ACLU, Rutherford Institute Urge Charlottesville to Allow Rally at Emancipation Park
Groups dedicated to protecting constitutional and civil rights are calling on Charlottesville officials to allow a controversial rally to go ahead as planned Saturday.
CHARLOTTESVILLE, Va. (WVIR) - Two groups dedicated to protecting constitutional and civil rights are calling on Charlottesville officials to allow a controversial rally to go ahead as planned Saturday.
Charlottesville City Manager Maurice Jones announced Monday, August 7, that the city would only allow Kessler to hold the rally at McIntire Park. Officials have expressed concerns over logistics and safety as their reasons to move the event away from downtown Charlottesville.
Kessler states that the rally is in support of the statue of Confederate General Robert E. Lee at Emancipation Park, and he is currently refusing to relocate the event. He believes as many as 400 people will join in supporting the statue, and has invited leaders of the alt-right movement to speak at his event.
Authorities have estimated the rally may draw thousands of people to the area in and around the park. Some businesses on the Downtown Mall have said that police are suggesting they close for the day to avoid the potential conflicts between rally supporters and protesters.
The letter from the ACLU and the Rutherford Institute states. "As organizations committed to protecting constitutional and civil rights, we demand that the city withdraw its letter to Jason Kessler of August 7, 2017, revoking and otherwise rescinding the permit for a demonstration in Emancipation Park on August 12, 2017, and provide assurances that the city will allow the 'Unite the Right' demonstration as previously planned and approved by operation of law."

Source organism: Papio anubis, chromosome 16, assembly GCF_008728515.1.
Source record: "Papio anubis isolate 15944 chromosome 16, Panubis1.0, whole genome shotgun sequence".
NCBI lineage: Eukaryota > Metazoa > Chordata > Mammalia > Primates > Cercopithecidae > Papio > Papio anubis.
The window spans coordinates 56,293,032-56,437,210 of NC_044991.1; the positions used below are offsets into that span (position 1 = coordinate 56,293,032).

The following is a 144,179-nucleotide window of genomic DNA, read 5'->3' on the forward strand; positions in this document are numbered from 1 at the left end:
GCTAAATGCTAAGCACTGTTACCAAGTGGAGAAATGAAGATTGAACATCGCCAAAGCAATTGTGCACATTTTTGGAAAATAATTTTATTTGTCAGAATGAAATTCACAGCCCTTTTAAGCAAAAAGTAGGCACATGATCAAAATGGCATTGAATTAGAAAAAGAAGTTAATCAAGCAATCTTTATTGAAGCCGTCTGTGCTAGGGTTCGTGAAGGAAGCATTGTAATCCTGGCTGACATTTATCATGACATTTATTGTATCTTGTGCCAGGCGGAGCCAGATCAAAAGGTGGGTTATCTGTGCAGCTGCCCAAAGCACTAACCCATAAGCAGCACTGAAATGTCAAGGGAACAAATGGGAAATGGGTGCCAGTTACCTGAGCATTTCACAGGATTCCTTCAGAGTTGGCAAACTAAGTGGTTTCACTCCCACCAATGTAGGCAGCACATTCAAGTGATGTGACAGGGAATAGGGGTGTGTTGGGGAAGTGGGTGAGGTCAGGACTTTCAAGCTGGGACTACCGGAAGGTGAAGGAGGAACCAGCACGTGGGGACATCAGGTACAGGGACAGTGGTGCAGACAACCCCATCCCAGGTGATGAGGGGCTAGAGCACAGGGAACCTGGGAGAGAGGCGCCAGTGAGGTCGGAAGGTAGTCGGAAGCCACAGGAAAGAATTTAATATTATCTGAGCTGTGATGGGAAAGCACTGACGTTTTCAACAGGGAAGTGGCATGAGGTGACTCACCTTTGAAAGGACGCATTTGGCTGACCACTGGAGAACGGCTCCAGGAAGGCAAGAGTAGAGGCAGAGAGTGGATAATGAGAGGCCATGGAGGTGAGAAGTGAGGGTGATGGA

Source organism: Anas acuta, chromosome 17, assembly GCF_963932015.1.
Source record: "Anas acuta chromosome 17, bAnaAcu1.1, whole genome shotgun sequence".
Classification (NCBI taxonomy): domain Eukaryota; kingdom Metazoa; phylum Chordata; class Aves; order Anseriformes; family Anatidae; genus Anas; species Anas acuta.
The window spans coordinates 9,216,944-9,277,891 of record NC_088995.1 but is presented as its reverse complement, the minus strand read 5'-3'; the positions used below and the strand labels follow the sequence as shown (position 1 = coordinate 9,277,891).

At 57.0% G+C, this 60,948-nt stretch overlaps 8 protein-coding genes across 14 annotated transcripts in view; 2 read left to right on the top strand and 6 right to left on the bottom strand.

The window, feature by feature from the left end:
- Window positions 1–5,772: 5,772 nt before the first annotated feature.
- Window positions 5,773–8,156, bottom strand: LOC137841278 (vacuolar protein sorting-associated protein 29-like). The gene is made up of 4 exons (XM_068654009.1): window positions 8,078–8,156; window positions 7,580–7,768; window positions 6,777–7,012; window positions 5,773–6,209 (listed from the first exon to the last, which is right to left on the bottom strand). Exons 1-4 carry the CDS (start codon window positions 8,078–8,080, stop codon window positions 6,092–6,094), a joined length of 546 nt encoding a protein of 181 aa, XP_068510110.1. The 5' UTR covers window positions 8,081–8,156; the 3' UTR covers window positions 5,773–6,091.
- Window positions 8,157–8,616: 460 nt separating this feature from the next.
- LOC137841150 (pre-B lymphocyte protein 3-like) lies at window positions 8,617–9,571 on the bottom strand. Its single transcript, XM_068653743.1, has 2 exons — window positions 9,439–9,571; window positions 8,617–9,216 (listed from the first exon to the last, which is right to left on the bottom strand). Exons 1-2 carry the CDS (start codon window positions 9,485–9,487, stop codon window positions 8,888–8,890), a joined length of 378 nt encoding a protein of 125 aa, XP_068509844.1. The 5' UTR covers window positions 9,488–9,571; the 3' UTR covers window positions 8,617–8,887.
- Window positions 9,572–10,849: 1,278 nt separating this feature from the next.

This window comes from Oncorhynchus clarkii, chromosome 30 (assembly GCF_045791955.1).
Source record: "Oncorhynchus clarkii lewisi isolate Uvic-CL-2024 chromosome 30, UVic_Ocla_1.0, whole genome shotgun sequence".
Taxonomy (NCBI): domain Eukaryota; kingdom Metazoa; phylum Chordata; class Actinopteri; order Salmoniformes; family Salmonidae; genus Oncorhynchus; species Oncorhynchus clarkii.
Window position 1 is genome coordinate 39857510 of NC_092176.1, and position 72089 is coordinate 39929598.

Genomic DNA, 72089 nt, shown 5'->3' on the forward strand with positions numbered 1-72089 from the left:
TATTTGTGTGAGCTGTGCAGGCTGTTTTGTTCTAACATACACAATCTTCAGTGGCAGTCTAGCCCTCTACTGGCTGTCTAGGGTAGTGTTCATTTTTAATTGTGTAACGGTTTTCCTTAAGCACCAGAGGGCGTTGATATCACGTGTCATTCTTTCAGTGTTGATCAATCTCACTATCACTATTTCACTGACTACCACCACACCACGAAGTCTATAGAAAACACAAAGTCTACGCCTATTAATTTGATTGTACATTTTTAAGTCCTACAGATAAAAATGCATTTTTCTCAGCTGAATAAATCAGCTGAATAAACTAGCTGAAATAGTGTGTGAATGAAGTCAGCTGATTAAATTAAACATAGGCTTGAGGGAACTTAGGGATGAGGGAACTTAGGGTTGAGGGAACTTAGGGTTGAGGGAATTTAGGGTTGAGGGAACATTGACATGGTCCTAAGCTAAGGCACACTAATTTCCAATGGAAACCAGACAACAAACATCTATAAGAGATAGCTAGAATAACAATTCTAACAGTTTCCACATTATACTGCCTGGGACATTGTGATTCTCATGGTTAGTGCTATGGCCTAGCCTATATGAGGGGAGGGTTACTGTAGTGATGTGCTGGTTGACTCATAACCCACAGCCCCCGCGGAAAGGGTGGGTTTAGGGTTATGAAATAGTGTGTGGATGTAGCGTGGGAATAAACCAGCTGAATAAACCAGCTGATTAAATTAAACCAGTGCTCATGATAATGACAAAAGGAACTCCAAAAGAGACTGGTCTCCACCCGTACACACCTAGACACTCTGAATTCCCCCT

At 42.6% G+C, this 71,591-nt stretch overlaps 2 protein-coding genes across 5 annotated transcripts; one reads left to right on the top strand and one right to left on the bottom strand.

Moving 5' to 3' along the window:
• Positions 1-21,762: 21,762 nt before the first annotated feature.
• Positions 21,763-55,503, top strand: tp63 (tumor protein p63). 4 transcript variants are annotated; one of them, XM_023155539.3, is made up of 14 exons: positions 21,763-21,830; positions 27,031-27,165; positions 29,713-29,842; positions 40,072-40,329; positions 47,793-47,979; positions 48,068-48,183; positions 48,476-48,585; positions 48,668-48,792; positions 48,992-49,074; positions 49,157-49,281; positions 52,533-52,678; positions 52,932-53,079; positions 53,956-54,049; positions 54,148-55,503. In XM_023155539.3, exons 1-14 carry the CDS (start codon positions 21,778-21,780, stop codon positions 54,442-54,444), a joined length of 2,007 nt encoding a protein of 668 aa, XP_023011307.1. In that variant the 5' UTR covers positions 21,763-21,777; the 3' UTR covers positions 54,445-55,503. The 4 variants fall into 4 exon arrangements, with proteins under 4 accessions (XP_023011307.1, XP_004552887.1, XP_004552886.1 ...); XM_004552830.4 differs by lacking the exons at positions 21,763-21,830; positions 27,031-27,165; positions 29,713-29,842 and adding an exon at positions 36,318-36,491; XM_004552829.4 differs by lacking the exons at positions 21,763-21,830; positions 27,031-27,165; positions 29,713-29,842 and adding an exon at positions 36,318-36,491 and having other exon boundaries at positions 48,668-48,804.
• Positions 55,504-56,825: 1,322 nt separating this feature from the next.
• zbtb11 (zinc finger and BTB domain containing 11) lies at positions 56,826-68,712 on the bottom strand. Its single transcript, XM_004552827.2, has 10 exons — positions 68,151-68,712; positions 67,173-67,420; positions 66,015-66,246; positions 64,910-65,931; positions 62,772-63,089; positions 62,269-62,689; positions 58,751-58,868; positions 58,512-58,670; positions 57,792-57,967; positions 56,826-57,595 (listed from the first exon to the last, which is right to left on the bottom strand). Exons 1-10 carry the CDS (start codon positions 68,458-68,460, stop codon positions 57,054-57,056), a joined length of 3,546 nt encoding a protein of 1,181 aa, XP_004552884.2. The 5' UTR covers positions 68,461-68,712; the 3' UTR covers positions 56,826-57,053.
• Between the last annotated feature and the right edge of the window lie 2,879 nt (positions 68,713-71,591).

The letter lists five First Amendment concerns the organizations have with the city:
- Opposition can be no basis for government action that would suppress the First Amendment rights of demonstrators, no matter how distasteful those views may be.
- Last-minute relocation undermines ability of demonstrators to effectively communicate their message.
- The city must provide factual evidence to support its attendance estimate and justify revoking the permit to demonstrate in Emancipation Park.
- If the city is justifying its relocation of the rally elsewhere based on the presence of counterdemonstrators, that constitutes an unconstitutional “hecklers’ veto."
- The city must act in accordance with the law, no matter how distasteful that may be to members of the community.
Both organizations indicate that they are willing to take the city to court. They say Charlottesville has until noon Wednesday, August 9, to respond.
Kessler has not yet commented on Tuesday's letter.
Legal analyst Lloyd Snook believes this issue could end up in court, though there is no clear result.
“There's a practical problem: how do you get it in front of a judge in time to get a judge to make a decision? There's also the practical problem of even if you got a decision, let's say Friday afternoon, would there be time to implement it whatever the decision might be? I think there's going to be a lot of confusion either way,” he said.
It should be noted that the ACLU and Rutherford Institute are not currently working directly with Kessler if they were to file a lawsuit. Kessler is also threatening to sue Charlottesville.
The YMCA announced Tuesday that it will be closing its facility at McIntire Park on the day of the rally: "the YMCA has elected to close for the safety of our members, program participants and staff. We encourage you to use the Crozet YMCA, located at 1075 Claudius Crozet Park."